Despite his total inability to shoot jump shots (except for his comically efficient three makes on five 3-point attempts), Dwight was able to bend the defense without the ball as a screen setter and roller, posting an 88th percentile screen assist rate and 97th percentile rim gravity rate per 75 possessions (per The Basketball Index).
And even a decade removed from his back-to-back-to-back Defensive Player of the Year Awards, Dwight’s quick bounce and long reach still often led to rejections and redirected drives at the basket. In 2019-20, Dwight blocked shots more often than 94% of the league and deterred shots around the rim more often than 97% of the league per The Basketball Index. Against bigger lineups beside Anthony Davis, the Lakers were able to form the type of wall Stan Van Gundy could only ever scream about to Drummond.
Dwight wasn’t just well above average as a defensive rebounder, either: He was almost unstoppable on the offensive glass. Per 75 possessions, (i.e. a starter’s run), Dwight averaged almost five offensive boards on top of his more than nine defensive rebounds. That season, the artist formerly known as D12 finished 11th in rebounds per 36 minutes. The man who finished first in that category? Andre Drummond.
With the Lakers, Drummond’s rebounding remained a constant, but it was his inability to match Dwight’s threatening presence around the rim on either end that undermined his production.
Drummond is undoubtedly large but lacks the hyper-quick first step and preternatural timing that typify the game’s best rim-protectors. While Drummond’s 90th percentile block rate approached that of Dwight’s, his lesser lateral mobility led to vastly inferior rim deterrence, ranking in the league’s 1st percentile. Instead of opponents taking almost 10% fewer shots around the rim than average — as they did against Dwight in ‘19-20 — attacking players got to the rim 1% less often than their normal averages in 2020-21 against Drummond, a rate worse than two-thirds of the league. He was even worse the year before, allowing 10% more shots at the rim than average as his defensive effort for anything other than rebounding waned on losing ball clubs.
Offensively, Drummond is a more versatile player than Dwight, but not in ways that especially impact winning. In the halfcourt, Drummond likes to catch the ball around the elbow and survey the floor before going to work. He’s a willing passer, but not a particularly keen one, as his Passing Versatility (61st percentile) and Passing Efficiency (8th percentile) effectively cancel each other out.
Drummond uses his massive frame to barrel his way into the rim as easily as anyone in the league (100th percentile getting to rim rating), but can’t make much of his opportunities once there, as he is literally one of the worst finishers in the league (1st percentile finishing at rim rating). Also, as one of the game’s best offensive rebounders, he created second chances on the glass at a rate better than 97% of players, and attempted putbacks more often than 90% of players when recording an offensive board, but rarely created any offensive value on those possessions with his miserable finishing ability. Far too often, his layup attempts looked more like a tip-drill than a genuine attempt to score. Combining his willingness to take on opportunities to create offense, but the inability to do much in those moments, it’s not entirely surprising Drummond’s best-known rack attack from last season looks like this:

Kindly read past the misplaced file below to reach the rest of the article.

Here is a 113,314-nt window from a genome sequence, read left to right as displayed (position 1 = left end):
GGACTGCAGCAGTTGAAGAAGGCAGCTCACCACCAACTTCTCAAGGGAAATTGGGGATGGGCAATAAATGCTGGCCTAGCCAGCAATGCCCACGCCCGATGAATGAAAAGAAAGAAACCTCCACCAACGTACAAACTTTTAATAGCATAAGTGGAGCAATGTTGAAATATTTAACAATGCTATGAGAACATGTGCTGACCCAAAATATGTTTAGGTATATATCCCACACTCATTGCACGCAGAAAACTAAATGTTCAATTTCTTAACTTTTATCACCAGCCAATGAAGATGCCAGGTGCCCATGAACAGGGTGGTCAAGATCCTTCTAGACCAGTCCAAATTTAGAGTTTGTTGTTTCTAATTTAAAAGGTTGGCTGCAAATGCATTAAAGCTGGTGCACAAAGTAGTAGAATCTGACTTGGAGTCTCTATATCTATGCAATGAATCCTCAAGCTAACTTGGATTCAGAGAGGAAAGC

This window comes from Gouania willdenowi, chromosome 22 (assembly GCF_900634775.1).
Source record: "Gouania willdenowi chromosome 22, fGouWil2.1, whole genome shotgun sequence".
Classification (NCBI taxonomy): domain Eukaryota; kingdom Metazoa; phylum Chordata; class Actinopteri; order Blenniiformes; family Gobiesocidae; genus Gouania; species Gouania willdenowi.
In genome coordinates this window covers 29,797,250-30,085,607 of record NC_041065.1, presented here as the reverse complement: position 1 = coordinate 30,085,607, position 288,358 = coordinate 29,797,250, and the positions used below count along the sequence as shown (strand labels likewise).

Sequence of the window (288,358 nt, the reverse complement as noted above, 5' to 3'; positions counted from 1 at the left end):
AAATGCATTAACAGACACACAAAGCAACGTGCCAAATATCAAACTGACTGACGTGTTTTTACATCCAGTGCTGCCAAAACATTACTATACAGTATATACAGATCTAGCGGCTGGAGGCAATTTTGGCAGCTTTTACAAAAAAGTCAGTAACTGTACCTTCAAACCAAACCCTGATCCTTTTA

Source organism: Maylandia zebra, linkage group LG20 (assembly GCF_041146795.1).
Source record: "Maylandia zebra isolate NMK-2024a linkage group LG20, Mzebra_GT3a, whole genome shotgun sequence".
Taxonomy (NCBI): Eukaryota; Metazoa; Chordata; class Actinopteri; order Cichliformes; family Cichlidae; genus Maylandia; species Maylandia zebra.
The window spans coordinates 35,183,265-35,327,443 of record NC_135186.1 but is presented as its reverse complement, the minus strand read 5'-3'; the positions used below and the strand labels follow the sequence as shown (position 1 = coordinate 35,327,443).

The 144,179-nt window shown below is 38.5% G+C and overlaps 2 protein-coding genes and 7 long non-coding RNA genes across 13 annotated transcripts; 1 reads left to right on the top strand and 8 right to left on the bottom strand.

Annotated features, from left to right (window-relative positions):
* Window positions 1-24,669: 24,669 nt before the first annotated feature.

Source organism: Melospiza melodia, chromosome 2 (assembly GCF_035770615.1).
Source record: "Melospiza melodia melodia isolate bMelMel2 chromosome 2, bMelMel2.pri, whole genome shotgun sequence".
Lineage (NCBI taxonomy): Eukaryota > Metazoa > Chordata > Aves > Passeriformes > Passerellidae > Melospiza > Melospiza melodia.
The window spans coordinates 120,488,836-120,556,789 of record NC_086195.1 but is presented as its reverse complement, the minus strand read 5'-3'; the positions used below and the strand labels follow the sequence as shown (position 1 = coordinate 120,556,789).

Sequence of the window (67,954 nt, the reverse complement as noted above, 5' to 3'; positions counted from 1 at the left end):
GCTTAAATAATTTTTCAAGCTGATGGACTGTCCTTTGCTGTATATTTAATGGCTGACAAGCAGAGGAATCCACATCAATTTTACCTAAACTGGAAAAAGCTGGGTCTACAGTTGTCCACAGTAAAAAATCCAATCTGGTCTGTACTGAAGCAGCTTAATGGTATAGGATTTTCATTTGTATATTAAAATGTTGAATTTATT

According to the modern, heliocentric theory of superstar-driven team-building, the prioritization of talent over fit often holds an inverse correlation to success. Simply put, after placing the biggest, brightest star(s) possible at the center of a team’s system (pun intended), it’s much more important for the ancillary pieces to mesh well than for them to be as talented as possible in their own right.
For the Lakers, and any other contender (as currently constructed), Drummond’s specific talents are undermined by his obvious limitations, especially when situated in the outer orbit of a team’s construction. Conversely, Howard has reshaped his game to match the expectations for a marginal piece, extending his NBA viability by at least a couple of seasons.
To quote the philosopher LeBron James, the most important thing for players on the margins to do to help a championship cause is to find a way to “FIT-IN” rather than “FIT-OUT.” Howard has echoed this sentiment, doubling down on his relatively new approach to basketball this offseason.
Dwight Howard on knowing his role at this stage of his career:— Mike Trudell (@LakersReporter) August 6, 2021
"Rebounding, playing defense, catching lobs. That’s all I gotta focus on."
And despite his lesser age and superior reputation, Andre Drummond failed to match Dwight’s play in at least two of the three most relevant categories of production during his time in the purple and gold. Even with his waning athletic gifts and predilection for over-fouling, Dwight Howard is a player with the skills and team-first mentality to be a star in his role for the 2021-22 Lakers. Whereas Drummond walked into LA as a presumptive starter and publicly complained after that role evaporated in the playoffs, Dwight’s supportive attitude never fluctuated, even when his minutes did. He may in fact possess fewer skills and lesser overall athleticism than Drummond at this stage of his career, but Dwight’s return presents a welcome upgrade by bringing more of exactly what this Laker team needs to the table.